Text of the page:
John Steinbeck
"It is a strange feeling to be taking people who are close to me apart and putting them on paper. But I see no reason why I should not. They are mine and I can do what I like with them."

— John Steinbeck, Journal of a Novel
A Labor of Love
For years, Steinbeck had wanted to write about his mother's family, the Hamiltons, and the Salinas Valley. Critics (and his publisher) were anxiously awaiting another Grapes of Wrath, but Steinbeck would not be rushed. The story he wanted to tell was as much fiction as it was his family's biography. Steinbeck not only told his family's stories, he also wrote himself into East of Eden as a narrator and character. From the beginning, Steinbeck knew that his voice would be more apparent in this book than in any other because he wanted it to contain everything he remembered to be true. He also wanted to stress the writer's roles as the creator of the fictive voice. Steinbeck knew he would be a defining presence in this story and not "for one moment pretend not to be."

Pencil Nubs and Cigarettes
Over the course of one year, he wrote East of Eden in pencil in a blank book. The right-hand pages contained the novel; the left-hand pages were dated letters to Steinbeck's long-time editor and friend, Pascal 'Pat' Covici. After Steinbeck's death, these letters were published in Journal of a Novel: The East of Eden Letters. As he wrote, he traded smoking cigarettes for a pipe, and noted his perennial smoker's cough started to subside.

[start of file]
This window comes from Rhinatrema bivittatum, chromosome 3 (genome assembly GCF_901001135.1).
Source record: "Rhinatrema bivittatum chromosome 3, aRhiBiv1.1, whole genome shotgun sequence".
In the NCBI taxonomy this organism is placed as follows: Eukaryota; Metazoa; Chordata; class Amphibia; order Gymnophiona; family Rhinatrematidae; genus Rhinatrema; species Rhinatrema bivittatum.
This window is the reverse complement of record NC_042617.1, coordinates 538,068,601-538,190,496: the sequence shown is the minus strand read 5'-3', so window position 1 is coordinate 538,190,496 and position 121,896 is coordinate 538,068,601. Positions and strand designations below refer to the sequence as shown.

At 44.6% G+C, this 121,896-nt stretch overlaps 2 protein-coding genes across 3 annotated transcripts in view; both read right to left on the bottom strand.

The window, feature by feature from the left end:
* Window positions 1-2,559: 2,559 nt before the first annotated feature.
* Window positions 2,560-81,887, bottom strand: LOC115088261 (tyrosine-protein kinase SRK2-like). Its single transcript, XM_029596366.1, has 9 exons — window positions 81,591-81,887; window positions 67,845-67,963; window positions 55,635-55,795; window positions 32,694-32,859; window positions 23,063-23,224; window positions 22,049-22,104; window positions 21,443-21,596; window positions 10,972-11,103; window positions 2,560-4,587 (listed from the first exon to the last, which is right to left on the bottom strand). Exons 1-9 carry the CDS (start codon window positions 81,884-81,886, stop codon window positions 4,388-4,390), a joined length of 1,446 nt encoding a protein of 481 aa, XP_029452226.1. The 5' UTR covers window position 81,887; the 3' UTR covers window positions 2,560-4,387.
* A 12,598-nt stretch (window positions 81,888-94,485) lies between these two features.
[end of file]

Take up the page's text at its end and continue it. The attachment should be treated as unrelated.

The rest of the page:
Better than a Psychologist's Couch
Steinbeck began writing East of Eden after suffering two significant losses: the death of Edward Ricketts—his best friend, known as "Doc" in his Cannery Row books and the separation and divorce from his second wife, Gwyn. By the time he started writing East of Eden from his new home in New York City, he had married his third and last wife, Elaine, and was struggling to be a part of his two small sons' lives. "The last few years have been painful," he wrote in Journal of a Novel. "I don't know whether they have hurt me permanently or not. Certainly they have changed me. I would have been stone if they had not." Looking back on the year that he worked on the book, Elaine said that his work on the novel affected him deeply. It was perhaps the last stage in putting himself back together after the years that had torn him apart.

Sources:
  • As compiled by Pauline Pearson, www.steinbeck.org
  • Journal of a Novel: The East of Eden Letters by John Steinbeck (The Viking Press, Inc.,1969; Penguin Books, 1990)

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